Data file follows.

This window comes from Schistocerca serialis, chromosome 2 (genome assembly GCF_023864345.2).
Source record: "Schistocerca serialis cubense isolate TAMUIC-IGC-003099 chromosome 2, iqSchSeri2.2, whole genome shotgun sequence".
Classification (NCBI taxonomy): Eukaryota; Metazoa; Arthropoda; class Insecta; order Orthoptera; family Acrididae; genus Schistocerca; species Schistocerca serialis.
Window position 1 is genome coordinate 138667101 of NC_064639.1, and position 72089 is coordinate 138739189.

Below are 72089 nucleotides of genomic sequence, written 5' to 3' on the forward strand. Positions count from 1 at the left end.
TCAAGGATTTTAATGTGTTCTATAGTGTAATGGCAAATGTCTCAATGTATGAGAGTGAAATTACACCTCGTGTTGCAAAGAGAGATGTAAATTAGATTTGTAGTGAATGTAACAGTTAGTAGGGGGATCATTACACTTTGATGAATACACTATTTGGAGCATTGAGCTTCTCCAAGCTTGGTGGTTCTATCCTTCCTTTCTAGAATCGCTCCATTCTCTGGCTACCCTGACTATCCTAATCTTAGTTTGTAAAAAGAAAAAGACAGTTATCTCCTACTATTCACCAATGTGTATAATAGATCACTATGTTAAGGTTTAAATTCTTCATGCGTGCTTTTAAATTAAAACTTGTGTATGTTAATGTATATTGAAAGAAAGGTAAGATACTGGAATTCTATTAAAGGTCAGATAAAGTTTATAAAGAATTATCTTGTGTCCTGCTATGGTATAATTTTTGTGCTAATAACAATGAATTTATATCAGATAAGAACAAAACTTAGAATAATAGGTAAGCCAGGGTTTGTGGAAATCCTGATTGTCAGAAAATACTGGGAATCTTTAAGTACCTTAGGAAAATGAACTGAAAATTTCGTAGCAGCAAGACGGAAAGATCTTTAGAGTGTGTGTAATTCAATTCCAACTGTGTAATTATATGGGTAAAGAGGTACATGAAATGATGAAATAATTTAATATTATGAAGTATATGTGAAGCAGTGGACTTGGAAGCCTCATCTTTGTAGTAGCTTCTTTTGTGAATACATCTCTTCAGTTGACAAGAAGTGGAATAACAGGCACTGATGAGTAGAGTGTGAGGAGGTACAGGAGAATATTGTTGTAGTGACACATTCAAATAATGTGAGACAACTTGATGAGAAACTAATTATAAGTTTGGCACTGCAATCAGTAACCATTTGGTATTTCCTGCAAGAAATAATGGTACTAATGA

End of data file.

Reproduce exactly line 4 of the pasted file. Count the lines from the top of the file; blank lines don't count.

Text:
Window position 1 is genome coordinate 138667101 of NC_064639.1, and position 72089 is coordinate 138739189.